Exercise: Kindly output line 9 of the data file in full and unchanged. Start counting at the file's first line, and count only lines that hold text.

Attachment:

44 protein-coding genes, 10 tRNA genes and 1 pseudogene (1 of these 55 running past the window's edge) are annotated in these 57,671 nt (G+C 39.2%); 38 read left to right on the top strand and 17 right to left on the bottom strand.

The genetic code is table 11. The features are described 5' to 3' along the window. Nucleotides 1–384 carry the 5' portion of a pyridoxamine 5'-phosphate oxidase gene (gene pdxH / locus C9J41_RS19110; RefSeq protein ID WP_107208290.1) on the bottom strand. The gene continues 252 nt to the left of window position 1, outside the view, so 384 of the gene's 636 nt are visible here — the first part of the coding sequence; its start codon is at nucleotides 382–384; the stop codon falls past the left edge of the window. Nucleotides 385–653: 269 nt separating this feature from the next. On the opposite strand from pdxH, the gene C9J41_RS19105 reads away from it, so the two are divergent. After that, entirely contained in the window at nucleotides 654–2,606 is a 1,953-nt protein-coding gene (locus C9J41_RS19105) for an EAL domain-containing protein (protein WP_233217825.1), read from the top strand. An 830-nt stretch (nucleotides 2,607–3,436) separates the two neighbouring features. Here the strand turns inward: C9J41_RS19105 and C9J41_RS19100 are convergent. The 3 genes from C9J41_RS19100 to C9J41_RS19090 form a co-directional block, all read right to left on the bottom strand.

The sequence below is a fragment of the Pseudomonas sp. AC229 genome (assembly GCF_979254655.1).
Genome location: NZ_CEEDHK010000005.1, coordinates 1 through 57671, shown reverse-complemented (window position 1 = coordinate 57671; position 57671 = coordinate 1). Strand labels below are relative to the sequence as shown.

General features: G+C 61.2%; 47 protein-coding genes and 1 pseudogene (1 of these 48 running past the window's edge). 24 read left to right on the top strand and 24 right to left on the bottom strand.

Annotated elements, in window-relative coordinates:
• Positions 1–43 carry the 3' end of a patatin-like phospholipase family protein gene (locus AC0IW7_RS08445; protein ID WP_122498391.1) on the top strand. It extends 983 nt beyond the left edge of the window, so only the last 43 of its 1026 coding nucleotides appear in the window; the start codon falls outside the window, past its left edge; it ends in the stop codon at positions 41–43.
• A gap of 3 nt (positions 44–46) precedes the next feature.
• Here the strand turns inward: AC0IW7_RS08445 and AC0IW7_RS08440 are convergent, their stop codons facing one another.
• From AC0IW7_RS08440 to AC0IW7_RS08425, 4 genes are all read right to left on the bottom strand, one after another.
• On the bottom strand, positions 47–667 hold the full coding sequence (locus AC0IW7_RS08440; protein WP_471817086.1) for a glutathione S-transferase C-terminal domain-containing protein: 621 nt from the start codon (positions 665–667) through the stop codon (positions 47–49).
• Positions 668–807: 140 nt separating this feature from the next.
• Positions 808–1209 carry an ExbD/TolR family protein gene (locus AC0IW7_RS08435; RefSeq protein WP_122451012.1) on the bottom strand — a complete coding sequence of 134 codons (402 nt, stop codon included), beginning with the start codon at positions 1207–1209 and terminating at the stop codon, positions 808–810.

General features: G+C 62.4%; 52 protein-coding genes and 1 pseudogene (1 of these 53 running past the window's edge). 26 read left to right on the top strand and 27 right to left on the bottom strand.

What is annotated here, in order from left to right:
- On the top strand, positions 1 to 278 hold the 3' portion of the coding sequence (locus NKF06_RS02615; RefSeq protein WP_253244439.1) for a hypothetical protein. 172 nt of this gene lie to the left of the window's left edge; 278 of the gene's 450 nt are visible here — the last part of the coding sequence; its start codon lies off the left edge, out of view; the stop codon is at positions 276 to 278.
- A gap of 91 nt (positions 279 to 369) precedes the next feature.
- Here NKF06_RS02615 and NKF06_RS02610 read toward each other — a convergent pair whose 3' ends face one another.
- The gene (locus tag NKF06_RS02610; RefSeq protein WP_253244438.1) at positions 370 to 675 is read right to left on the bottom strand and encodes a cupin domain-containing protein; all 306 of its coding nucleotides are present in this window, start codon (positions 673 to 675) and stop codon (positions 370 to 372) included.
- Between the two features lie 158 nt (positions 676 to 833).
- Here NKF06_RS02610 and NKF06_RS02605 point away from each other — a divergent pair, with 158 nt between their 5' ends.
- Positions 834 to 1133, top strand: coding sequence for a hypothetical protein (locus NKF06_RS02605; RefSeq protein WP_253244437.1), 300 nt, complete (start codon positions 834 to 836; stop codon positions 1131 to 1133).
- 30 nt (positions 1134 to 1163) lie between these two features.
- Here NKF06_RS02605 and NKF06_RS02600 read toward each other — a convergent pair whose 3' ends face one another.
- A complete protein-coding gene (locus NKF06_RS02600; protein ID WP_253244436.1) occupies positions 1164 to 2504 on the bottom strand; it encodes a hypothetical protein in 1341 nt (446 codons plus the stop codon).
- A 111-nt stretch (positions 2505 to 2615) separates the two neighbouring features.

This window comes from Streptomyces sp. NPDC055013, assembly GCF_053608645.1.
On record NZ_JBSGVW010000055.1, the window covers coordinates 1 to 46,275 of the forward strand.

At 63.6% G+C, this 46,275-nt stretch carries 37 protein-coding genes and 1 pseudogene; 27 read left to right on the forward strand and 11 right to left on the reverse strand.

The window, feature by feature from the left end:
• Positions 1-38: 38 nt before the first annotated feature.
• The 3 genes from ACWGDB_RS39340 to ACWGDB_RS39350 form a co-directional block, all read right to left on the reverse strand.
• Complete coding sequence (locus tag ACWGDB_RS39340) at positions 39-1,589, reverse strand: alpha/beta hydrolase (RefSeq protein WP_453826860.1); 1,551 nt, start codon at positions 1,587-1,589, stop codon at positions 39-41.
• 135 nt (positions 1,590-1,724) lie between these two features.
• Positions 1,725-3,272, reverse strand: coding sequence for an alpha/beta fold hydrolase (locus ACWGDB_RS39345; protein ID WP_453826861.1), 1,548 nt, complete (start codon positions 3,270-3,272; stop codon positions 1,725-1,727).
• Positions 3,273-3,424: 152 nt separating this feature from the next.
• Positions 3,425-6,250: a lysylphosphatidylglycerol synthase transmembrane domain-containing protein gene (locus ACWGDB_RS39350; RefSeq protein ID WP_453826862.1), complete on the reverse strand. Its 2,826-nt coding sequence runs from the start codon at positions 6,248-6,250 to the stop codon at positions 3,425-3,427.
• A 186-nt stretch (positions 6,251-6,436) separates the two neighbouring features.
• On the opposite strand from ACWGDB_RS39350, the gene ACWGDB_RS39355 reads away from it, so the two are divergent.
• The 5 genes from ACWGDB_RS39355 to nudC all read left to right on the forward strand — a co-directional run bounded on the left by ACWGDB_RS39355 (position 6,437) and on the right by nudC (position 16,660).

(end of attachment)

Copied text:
• Here the strand turns inward: AC0IW7_RS08445 and AC0IW7_RS08440 are convergent, their stop codons facing one another.